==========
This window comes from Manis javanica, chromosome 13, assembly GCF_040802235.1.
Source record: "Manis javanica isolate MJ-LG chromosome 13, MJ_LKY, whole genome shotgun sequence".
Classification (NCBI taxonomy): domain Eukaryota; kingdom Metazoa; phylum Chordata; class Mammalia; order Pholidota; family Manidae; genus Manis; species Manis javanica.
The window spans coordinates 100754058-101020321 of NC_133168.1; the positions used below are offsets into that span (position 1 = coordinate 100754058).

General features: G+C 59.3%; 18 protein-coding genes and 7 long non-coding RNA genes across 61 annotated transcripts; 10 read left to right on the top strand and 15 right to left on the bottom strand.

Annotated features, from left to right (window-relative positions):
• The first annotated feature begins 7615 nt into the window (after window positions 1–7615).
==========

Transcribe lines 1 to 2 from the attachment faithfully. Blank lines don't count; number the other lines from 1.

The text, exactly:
This window comes from Manis javanica, chromosome 13, assembly GCF_040802235.1.
Source record: "Manis javanica isolate MJ-LG chromosome 13, MJ_LKY, whole genome shotgun sequence".